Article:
I am Yehawmilk, king of Byblos/Gubal, son of Heharbaal, son of son/grandson of Urimilk, king of Byblos/Gubal, whom the Lady, Baalat/Mistress of Byblos/gubal made king upon Byblos/Gubal. … May the Mistress of Byblos/Gubal bless Yehawmilk, king of Byblos/Gubal, may she keep him alive, and may she prolong his days and his years upon Byblos/Gubal, for he (is) a righteous king. And may [the Lady], Mistress of Byblos/Gubal give [him] favor in the eyes of gods, and in the eyes of the people of this land and favor of the people of this land. 

 

Individual: Nabonidus11

Script: Neo-Babylonian

Date: 556–559 BC

Nephi

Nabonidus

I, Nephi, having been born of goodly parents, therefore I was taught somewhat in all the learning of my father; and having seen many afflictions in the course of my days, nevertheless, having been highly favored of the Lord in all my days; yea, having had a great knowledge of the goodness and the mysteries of God, therefore I make a record of my proceedings in my days.

I, Nabonidus, the great king, the strong king, the king of the universe, the king of Babylon, the king of the four corners, the caretaker of Esagil and Ezida, for whom Sin and Ningal in his mother’s womb decreed a royal fate as his destiny, the son of Nabubalassu-iqbi, the wise prince, the worshiper of the great gods, I

 

Individual: Azatiwada12

Script: Phoenician / Hieroglyphic Luwian

Date: end of the 8th century BC

Nephi

Azatiwada

I, Nephi, having been born of goodly parents, therefore I was taught somewhat in all the learning of my father; and having seen many afflictions in the course of my days, nevertheless, having been highly favored of the Lord in all my days; yea, having had a great knowledge of the goodness and the mysteries of God, therefore I make a record of my proceedings in my days.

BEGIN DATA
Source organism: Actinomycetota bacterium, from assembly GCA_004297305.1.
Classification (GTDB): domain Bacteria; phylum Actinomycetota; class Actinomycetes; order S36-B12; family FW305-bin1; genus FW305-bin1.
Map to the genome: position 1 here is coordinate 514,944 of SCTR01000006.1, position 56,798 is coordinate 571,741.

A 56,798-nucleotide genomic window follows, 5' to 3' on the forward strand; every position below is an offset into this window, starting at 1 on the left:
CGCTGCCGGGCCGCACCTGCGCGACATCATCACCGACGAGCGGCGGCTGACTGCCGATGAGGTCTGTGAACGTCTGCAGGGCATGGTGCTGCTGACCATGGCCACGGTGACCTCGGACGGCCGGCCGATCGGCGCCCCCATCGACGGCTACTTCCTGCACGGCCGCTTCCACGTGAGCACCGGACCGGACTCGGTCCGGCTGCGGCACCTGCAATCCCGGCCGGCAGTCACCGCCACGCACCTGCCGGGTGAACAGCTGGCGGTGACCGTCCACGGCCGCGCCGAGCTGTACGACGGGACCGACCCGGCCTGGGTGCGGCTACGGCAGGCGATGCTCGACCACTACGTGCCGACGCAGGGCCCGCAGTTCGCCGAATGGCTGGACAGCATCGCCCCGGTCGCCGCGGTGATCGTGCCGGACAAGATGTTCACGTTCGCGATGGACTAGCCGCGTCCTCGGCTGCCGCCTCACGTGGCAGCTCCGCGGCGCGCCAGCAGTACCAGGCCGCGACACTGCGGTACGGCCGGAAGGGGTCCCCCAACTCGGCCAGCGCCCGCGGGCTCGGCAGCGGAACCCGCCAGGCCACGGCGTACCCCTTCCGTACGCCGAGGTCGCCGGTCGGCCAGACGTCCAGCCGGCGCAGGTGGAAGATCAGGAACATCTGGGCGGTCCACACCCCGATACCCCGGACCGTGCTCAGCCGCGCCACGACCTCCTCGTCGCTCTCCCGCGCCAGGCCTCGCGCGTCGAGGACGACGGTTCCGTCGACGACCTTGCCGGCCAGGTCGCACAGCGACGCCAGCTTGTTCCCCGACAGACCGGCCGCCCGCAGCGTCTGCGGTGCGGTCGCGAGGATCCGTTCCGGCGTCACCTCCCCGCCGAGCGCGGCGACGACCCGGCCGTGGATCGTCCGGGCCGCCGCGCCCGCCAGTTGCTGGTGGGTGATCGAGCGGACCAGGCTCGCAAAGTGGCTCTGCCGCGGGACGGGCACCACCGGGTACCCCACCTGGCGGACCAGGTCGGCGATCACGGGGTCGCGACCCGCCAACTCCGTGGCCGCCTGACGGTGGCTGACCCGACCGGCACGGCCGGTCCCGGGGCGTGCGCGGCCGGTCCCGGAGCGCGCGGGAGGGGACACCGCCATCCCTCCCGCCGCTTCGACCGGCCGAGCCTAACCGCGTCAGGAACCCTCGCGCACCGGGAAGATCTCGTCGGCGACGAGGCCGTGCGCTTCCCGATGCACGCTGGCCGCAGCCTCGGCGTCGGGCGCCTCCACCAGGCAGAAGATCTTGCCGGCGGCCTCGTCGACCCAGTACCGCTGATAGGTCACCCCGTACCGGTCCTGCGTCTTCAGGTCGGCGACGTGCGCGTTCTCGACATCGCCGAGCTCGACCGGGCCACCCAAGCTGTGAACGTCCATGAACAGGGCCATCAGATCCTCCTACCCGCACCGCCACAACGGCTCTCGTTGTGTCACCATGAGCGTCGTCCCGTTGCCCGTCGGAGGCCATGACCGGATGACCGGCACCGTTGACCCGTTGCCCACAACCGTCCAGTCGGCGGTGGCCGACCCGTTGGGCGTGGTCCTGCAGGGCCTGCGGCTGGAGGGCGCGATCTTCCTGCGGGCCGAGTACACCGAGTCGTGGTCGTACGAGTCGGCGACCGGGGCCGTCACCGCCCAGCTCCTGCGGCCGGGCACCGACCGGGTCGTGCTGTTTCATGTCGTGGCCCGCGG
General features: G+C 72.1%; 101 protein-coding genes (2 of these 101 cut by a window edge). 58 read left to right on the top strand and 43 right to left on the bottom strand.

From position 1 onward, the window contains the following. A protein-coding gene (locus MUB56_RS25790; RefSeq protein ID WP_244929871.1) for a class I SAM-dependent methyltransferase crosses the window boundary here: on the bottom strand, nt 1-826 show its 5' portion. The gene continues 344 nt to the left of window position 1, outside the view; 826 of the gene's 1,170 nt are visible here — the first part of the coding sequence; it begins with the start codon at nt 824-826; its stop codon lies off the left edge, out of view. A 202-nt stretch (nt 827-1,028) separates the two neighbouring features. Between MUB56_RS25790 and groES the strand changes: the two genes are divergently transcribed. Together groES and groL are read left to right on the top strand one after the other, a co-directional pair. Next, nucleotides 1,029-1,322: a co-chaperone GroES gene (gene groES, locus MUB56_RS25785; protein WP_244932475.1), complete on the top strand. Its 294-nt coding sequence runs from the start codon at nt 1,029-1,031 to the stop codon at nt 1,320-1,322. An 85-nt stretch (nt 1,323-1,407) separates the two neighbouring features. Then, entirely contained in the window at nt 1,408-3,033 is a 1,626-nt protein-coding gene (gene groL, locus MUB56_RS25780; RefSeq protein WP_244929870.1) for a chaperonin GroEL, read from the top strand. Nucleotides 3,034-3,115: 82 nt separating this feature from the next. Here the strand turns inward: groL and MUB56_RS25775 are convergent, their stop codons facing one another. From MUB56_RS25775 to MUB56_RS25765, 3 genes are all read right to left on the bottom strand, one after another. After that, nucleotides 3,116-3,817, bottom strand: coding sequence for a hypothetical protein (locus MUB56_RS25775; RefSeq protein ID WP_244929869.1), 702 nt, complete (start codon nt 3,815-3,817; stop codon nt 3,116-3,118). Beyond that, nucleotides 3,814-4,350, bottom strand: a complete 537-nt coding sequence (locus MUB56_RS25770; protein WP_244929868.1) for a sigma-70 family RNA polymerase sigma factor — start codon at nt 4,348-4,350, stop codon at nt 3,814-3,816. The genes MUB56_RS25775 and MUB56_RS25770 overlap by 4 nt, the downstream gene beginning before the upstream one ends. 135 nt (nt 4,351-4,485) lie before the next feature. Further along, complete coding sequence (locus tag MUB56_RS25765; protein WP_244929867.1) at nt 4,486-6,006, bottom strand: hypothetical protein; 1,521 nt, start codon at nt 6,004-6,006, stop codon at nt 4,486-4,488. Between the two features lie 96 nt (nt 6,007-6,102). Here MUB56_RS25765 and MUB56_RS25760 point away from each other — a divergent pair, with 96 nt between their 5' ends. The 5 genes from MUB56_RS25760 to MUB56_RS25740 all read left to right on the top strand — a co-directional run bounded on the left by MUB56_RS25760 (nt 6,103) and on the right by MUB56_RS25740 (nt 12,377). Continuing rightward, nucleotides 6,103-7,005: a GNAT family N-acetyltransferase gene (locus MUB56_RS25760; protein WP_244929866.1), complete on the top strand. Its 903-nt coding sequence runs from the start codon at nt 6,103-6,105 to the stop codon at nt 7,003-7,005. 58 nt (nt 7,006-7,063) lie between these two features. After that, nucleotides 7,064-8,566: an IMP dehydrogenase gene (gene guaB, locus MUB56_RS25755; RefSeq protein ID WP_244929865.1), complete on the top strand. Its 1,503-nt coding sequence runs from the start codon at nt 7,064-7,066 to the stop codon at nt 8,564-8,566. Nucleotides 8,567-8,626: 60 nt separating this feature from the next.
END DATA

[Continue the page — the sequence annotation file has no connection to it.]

I am Azatiwada, the blessed of Baal, servant of Baal, whom Awariku, king of the Danunians, empowered. Baal made me a father and a mother to the Danunians. … Now there was in my days all good for the Danunians and abundance and luxury. … And they were in my days on all the borders of the Plain of Adana from the East to the West, even in places which formerly were feared, where a man feared to walk the road. But in my days, (especially) mine, a woman can walk alone with her spindles, by the grace of Baal and the gods. Now there was in all my days abundance and luxury and good living …. Since in my days there was for the land of the Plain of Adana abundance and luxury. And there was never any night for the Danunians in my days. …. Now may Baal KRNTRYS bless Azatiwada with life and health, … may Baal KRNTRYS and all the gods of the city give Azatiwada length of days and multitude of years and good prosperity.

 

Individual: Bar-Rakib13

Script: Old Aramaic dialect

Date: ca. 733–727 BC

Nephi

Bar-Rakib

I, Nephi, having been born of goodly parents, therefore I was taught somewhat in all the learning of my father; and having seen many afflictions in the course of my days, nevertheless, having been highly favored of the Lord in all my days; yea, having had a great knowledge of the goodness and the mysteries of God, therefore I make a record of my proceedings in my days.

 I am Bar-Rakib, son of Panamuwa, king of Samal, the servant of Tiglath-Pileser (III), lord of the four quarters of the earth. On account of the loyalty of my father and on account of my loyalty, my lord, Rakib-El, and my lord, Tiglath-Pileser, caused me to reign upon the throne of my father.

 

 

Individual: Panamuwa14

Script: Samalian Aramaic

Date: mid-8th century BC

Nephi

Panamuwa

I, Nephi, having been born of goodly parents, therefore I was taught somewhat in all the learning of my father; and having seen many afflictions in the course of my days, nevertheless, having been highly favored of the Lord in all my days; yea, having had a great knowledge of the goodness and the mysteries of God, therefore I make a record of my proceedings in my days.